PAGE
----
The fight over renewing unemployment benefits is at a standstill—among lawmakers and, it would seem, among those of us writing about it in the media. One reason is that both left and right predicted a cutoff of benefits would drive down the rate of long-term unemployment. Liberals thought it would happen because people would give up and stop looking for work; conservatives thought it would happen because people would get motivated to find and take jobs they shirked before. But while benefits lapsed at the end of December, the long-term unemployed rate has held steady—meaning neither prediction has come true, at least so far.
This may sound familiar to you, because I wrote about this last week. In that post, I cited some anecdotal evidence—from a PBS Newshour series—that people who lost benefits were struggling just to get by. While anecdotes aren’t data, I noted, it was a sign that letting benefits expire was a bad thing. That provoked a response from The Federalist’s Scott Lincicome, who took a rather different view:
If Vinik now wants to say that these liberal arguments were misguided, then so be it (and good for him). And if he wants some anecdotal “evidence” from PBS to be the “main liberal argument” for spending $25 billion taxpayer dollars on a program that, while its expiry might not have pushed the long-term unemployed back to work or out of the labor force, most certainty [sic] has proven utterly unable to remedy the United States’ long-term unemployment problem, then so be it. That’s a debate I bet most right-leaning pundits and Republican politicians would just love to have.
Yes, let’s have that debate—because it gets right to the heart of the real issues here, and the real injustice being done.
It’s true we don’t have data to show that cutting off benefits is affecting the economy overall, just as we don’t have data to show that people are dropping out of the labor force. We may get that data at some point—who knows. But it’s not there yet.
Even so, there’s a lot of very reliable research on the long-term unemployed—and what’s happening to them. We have, for example, studies showing that the long-term unemployed are systematically discriminated against in their job searches. Employers won’t consider their job applications even if they have the requisite experience. We have evidence that long-term unemployment leads to depression and other negative health effects. FiveThirtyEight’s Ben Casselman performed a regression using Current Population Survey data and found that the strongest indicator of whether an unemployed became long-term unemployed was when they lost their job. In other words, luck.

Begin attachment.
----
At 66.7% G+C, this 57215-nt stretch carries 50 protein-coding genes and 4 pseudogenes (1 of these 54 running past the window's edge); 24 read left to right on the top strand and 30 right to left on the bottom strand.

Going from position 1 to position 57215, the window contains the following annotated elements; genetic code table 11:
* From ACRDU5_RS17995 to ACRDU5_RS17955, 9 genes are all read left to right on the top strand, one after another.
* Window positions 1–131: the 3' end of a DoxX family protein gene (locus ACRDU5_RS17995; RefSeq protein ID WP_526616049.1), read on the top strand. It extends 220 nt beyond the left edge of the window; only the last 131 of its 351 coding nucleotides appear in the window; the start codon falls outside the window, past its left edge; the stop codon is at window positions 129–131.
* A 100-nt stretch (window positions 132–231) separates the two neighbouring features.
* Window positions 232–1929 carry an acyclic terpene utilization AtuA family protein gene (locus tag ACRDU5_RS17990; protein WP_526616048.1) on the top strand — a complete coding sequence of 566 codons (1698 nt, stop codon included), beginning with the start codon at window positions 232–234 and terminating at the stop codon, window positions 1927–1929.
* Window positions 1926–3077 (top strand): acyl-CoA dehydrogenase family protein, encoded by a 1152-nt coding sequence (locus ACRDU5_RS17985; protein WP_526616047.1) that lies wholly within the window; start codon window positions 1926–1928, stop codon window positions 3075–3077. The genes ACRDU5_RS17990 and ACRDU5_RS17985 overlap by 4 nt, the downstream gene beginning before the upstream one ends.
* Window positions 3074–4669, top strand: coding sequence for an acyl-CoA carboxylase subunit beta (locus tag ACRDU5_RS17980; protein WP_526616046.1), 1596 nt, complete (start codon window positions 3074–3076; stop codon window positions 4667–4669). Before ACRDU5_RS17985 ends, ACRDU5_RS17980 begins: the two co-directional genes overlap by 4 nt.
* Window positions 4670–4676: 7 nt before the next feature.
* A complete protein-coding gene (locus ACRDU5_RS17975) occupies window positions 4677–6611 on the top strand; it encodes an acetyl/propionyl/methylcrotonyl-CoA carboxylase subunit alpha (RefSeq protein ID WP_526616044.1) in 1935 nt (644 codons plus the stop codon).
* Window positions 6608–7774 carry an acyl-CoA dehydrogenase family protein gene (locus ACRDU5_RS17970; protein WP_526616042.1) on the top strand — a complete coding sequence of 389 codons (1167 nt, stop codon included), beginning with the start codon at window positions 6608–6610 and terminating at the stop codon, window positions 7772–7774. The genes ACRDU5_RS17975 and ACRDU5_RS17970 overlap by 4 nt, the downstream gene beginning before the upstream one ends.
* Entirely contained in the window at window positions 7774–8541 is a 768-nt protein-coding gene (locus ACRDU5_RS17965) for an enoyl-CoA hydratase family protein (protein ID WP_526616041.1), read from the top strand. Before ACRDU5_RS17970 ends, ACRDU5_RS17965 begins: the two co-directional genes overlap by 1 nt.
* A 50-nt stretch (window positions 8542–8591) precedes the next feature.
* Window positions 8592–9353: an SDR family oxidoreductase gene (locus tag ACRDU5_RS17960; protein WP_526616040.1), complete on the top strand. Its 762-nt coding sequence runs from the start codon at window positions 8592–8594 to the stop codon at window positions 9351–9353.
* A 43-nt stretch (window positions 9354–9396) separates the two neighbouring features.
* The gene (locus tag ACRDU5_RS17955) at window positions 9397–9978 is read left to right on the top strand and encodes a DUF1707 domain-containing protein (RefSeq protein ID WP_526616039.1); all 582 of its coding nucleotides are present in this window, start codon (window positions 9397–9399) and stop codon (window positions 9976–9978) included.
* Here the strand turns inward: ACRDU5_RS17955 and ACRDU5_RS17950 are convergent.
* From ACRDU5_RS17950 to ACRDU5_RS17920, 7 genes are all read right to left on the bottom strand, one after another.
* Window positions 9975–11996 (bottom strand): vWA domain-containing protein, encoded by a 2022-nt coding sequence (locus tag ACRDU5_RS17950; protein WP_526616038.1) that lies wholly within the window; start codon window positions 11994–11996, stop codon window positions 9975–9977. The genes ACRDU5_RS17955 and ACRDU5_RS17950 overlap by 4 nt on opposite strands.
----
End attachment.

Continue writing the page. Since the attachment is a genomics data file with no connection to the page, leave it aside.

To Lincicome—and to many conservatives—that alone is not justification for extending unemployment benefits. They want overwhelming proof that the PBS evidence I cited is not just anecdotal, but widespread. That places an insurmountable burden of proof on the liberal position. It’s impossible to have such evidence, since the benefits expired just three months ago.
Instead, the burden of proof ought to be on conservatives. They worry about the cost of the program—$25 billion over the course of a year. But $25 billion is not a huge expenditure in a $3 trillion federal budget. Yes, the country has a long-term fiscal problem: Spending is likely to be much higher than revenue in decades to come. But that’s not because of one-time, temporary expenditures like these. That’s because of health care costs, which drive entitlement spending, and a tax base too low to support the programs Americans expect.
Every policy has tradeoffs. The risk with extending UI is that those “anecdotal” stories do not prove widespread and the money is wasted. But the conservative position carries its own risk as well—one in which the well-being of several million jobless Americans are at stake.